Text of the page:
1) Actual questions. Ones I honestly didn't know the answer and had to ask.
2) Floaters. Oh, I knew the answer. But if I floated one up, the person being interviewed might just double down and hit it out of the park.
3) Under the skin. I knew very well that the interviewee doesn't want this one, but let's see what he/she does. Former L.A. Times columnist T.J. Simers was a master at this, and in soft-balling L.A., he was one of the only writers who went there. In New York, journalists toss out constant under-the-skin questions.
So I put in a lot of time into asking questions, the intricacies of questions, and I responded to Warren Berger's A More Beautiful Question. Innovation might be as simple as asking the right questions at the right time and to embrace "what if."
So many companies, leaders and individuals play it safe by doing the same ol' stuff. But in our constantly changing marketplace, playing it safe eventually will not be economically viable. That's why Big Tech has pretty much taken over the world. Tech had the technology, knew how to integrate it, and Google, Apple, Facebook, Amazon and more continue to get bigger and badder.
Philosophically, I absolutely love A More Beautiful Question (2014) because it's been my experience that folks stay on the non-questioning side more than the over-questioning side. When we talk about Tech companies, and the power of questions, well, that's tricky because a lot more is involved than mere questions.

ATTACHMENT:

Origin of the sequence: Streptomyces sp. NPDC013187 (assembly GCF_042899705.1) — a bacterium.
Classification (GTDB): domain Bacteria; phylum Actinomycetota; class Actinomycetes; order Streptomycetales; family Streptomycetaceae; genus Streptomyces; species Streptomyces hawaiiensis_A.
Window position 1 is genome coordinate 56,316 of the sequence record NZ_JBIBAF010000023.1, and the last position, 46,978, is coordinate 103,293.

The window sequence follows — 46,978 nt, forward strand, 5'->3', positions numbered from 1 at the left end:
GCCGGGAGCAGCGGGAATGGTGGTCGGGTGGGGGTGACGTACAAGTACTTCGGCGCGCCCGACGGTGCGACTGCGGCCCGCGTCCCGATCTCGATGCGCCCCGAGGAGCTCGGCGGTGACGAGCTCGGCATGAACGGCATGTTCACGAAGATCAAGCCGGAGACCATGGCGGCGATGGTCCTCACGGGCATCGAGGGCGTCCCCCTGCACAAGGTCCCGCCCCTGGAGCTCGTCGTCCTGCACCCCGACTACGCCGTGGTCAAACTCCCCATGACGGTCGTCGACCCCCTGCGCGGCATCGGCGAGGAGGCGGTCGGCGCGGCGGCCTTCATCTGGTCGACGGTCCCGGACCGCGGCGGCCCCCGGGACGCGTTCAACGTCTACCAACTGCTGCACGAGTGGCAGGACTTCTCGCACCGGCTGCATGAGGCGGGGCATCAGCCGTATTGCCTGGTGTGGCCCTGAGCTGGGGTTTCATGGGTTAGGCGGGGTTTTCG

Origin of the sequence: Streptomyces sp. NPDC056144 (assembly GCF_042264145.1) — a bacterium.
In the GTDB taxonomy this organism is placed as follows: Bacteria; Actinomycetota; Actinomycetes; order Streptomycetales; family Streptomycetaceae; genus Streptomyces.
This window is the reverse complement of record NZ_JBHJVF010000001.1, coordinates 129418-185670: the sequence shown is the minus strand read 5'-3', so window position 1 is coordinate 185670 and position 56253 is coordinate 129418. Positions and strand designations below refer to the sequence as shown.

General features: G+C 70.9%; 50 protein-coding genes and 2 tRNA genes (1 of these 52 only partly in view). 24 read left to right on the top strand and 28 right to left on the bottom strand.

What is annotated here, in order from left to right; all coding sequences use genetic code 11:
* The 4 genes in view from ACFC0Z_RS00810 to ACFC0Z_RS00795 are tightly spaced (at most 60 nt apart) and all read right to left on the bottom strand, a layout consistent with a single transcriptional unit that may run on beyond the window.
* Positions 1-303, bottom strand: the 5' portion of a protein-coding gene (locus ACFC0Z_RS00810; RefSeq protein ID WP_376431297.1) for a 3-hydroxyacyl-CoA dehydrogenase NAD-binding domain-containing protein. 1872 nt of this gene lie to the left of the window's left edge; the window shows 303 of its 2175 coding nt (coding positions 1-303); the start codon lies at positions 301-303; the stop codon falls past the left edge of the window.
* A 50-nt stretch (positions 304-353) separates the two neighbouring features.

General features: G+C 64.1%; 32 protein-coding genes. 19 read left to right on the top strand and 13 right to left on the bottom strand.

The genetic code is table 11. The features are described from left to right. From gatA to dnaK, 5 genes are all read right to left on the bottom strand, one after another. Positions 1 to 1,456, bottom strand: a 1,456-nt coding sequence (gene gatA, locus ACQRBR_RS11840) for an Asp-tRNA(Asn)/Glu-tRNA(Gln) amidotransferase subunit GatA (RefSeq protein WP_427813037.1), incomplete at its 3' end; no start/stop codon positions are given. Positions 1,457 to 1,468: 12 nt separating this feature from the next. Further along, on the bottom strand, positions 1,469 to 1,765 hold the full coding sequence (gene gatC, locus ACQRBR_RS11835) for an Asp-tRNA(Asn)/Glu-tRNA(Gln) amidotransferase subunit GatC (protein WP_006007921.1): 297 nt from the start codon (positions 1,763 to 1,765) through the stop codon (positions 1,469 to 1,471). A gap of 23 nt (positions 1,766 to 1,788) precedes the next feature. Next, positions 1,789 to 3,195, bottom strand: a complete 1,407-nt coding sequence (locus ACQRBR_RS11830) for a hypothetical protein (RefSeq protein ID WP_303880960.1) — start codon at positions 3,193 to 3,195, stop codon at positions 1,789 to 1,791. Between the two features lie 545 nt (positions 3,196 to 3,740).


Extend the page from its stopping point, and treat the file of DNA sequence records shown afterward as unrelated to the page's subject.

It's amazing how so much innovation is occurring nowadays with the Internet as its backbone, and it's also amazing how so many things remain backwards because of the United States' mega-big economy. I've heard the phrase "too big to fail," but I say it might be "too big to work right."
I can think about the health-care system, colleges and loans, cars still using fossil fuels, for example, and wonder: Why are we still OK with this? If we're not OK, what will we do? Why aren't we constantly questioning practices that hurt ourselves or planet?
The first patent for rollers on suitcases came in 1972. The first commercial jet service happened in 1952. We had 20 years of people carrying suitcases. Where was the questioning? Say what?!?
I believe that we all have important questions inside of us, but unfortunately, our culture implicitly kills those questions. I must give Berger props for pointing out and exploring the power of beautiful questions.